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Conference

Computational Science and Engineering 

About: Computational Science and Engineering is an academic conference. The conference publishes majorly in the area(s): Cloud computing & Wireless sensor network. Over the lifetime, 3918 publication(s) have been published by the conference receiving 60844 citation(s).
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Journal ArticleDOI
01 Mar 1996
TL;DR: The article discusses the motivations behind the development of ANNs and describes the basic biological neuron and the artificial computational model, and outlines network architectures and learning processes, and presents some of the most commonly used ANN models.
Abstract: Artificial neural nets (ANNs) are massively parallel systems with large numbers of interconnected simple processors. The article discusses the motivations behind the development of ANNs and describes the basic biological neuron and the artificial computational model. It outlines network architectures and learning processes, and presents some of the most commonly used ANN models. It concludes with character recognition, a successful ANN application.

3,889 citations


Journal ArticleDOI
01 Jan 1998
TL;DR: At its most elemental level, OpenMP is a set of compiler directives and callable runtime library routines that extend Fortran (and separately, C and C++ to express shared memory parallelism) and leaves the base language unspecified.
Abstract: At its most elemental level, OpenMP is a set of compiler directives and callable runtime library routines that extend Fortran (and separately, C and C++ to express shared memory parallelism. It leaves the base language unspecified, and vendors can implement OpenMP in any Fortran compiler. Naturally, to support pointers and allocatables, Fortran 90 and Fortran 95 require the OpenMP implementation to include additional semantics over Fortran 77. OpenMP leverages many of the X3H5 concepts while extending them to support coarse grain parallelism. The standard also includes a callable runtime library with accompanying environment variables.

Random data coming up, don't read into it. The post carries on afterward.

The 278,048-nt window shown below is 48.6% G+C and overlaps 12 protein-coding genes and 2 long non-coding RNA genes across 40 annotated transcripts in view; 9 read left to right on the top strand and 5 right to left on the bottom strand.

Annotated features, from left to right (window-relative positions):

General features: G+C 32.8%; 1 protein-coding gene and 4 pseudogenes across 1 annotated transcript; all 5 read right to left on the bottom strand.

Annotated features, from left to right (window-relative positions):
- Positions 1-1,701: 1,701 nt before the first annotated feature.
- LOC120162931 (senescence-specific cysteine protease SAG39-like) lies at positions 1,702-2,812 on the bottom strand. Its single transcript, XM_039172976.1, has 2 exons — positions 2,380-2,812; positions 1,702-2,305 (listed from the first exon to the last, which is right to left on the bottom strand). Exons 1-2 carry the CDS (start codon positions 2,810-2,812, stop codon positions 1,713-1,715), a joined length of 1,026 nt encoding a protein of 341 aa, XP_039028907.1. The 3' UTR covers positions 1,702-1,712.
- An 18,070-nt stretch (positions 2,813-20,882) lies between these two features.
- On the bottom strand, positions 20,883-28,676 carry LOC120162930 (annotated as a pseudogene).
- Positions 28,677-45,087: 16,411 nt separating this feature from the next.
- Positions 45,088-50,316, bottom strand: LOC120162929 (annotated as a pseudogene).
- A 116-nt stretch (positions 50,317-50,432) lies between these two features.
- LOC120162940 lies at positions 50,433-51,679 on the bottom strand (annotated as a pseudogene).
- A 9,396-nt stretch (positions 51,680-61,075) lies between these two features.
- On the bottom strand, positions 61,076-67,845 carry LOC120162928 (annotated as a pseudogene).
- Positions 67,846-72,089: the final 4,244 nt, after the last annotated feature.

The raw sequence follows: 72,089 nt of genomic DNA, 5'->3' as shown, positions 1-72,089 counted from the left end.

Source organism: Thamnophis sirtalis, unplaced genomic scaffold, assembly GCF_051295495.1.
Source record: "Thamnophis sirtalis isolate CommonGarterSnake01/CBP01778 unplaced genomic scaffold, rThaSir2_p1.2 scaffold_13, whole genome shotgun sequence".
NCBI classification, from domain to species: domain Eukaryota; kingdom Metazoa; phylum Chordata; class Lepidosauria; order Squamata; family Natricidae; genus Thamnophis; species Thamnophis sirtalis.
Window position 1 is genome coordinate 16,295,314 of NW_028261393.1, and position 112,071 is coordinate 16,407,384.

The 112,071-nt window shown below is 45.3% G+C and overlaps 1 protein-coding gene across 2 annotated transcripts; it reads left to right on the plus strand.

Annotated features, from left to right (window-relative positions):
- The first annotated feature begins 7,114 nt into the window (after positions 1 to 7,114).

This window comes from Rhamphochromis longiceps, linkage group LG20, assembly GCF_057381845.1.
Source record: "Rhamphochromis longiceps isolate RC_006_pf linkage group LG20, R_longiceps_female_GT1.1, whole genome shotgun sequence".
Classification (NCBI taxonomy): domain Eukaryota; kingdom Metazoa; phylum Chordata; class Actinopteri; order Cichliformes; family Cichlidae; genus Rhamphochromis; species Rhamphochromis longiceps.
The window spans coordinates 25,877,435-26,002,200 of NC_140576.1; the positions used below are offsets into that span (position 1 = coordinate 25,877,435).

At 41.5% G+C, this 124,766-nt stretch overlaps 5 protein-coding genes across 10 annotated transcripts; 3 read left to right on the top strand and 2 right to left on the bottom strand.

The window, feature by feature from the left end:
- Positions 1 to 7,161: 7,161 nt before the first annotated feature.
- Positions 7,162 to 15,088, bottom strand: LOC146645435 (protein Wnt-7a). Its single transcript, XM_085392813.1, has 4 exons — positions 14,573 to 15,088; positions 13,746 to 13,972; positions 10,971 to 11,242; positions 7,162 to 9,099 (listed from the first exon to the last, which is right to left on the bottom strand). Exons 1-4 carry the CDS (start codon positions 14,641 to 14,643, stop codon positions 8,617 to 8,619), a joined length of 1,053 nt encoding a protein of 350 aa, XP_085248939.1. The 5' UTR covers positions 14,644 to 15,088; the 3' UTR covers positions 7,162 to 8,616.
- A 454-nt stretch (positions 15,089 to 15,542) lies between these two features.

2,973 citations


Journal ArticleDOI
01 Jun 1995
TL;DR: The mathematics have been worked out in excruciating detail, and wavelet theory is now in the refinement stage, which involves generalizing and extending wavelets, such as in extending wavelet packet techniques.
Abstract: Wavelets were developed independently by mathematicians, quantum physicists, electrical engineers and geologists, but collaborations among these fields during the last decade have led to new and varied applications. What are wavelets, and why might they be useful to you? The fundamental idea behind wavelets is to analyze according to scale. Indeed, some researchers feel that using wavelets means adopting a whole new mind-set or perspective in processing data. Wavelets are functions that satisfy certain mathematical requirements and are used in representing data or other functions. Most of the basic wavelet theory has now been done. The mathematics have been worked out in excruciating detail, and wavelet theory is now in the refinement stage. This involves generalizing and extending wavelets, such as in extending wavelet packet techniques. The future of wavelets lies in the as-yet uncharted territory of applications. Wavelet techniques have not been thoroughly worked out in such applications as practical data analysis, where, for example, discretely sampled time-series data might need to be analyzed. Such applications offer exciting avenues for exploration. >

2,832 citations


Journal ArticleDOI
01 May 2007
Abstract: Python offers basic facilities for interactive work and a comprehensive library on top of which more sophisticated systems can be built. The IPython project provides on enhanced interactive environment that includes, among other features, support for data visualization and facilities for distributed and parallel computation

2,827 citations


Journal ArticleDOI
01 Sep 2014
TL;DR: XSEDE's integrated, comprehensive suite of advanced digital services federates with other high-end facilities and with campus-based resources, serving as the foundation for a national e-science infrastructure ecosystem.
Abstract: Computing in science and engineering is now ubiquitous: digital technologies underpin, accelerate, and enable new, even transformational, research in all domains. Access to an array of integrated and well-supported high-end digital services is critical for the advancement of knowledge. Driven by community needs, the Extreme Science and Engineering Discovery Environment (XSEDE) project substantially enhances the productivity of a growing community of scholars, researchers, and engineers (collectively referred to as "scientists"' throughout this article) through access to advanced digital services that support open research. XSEDE's integrated, comprehensive suite of advanced digital services federates with other high-end facilities and with campus-based resources, serving as the foundation for a national e-science infrastructure ecosystem. XSEDE's e-science infrastructure has tremendous potential for enabling new advancements in research and education. XSEDE's vision is a world of digitally enabled scholars, researchers, and engineers participating in multidisciplinary collaborations to tackle society's grand challenges.

2,212 citations


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Performance
Metrics
No. of papers from the Conference in previous years
YearPapers
20213
202025
2019148
2018118
2017296
2016240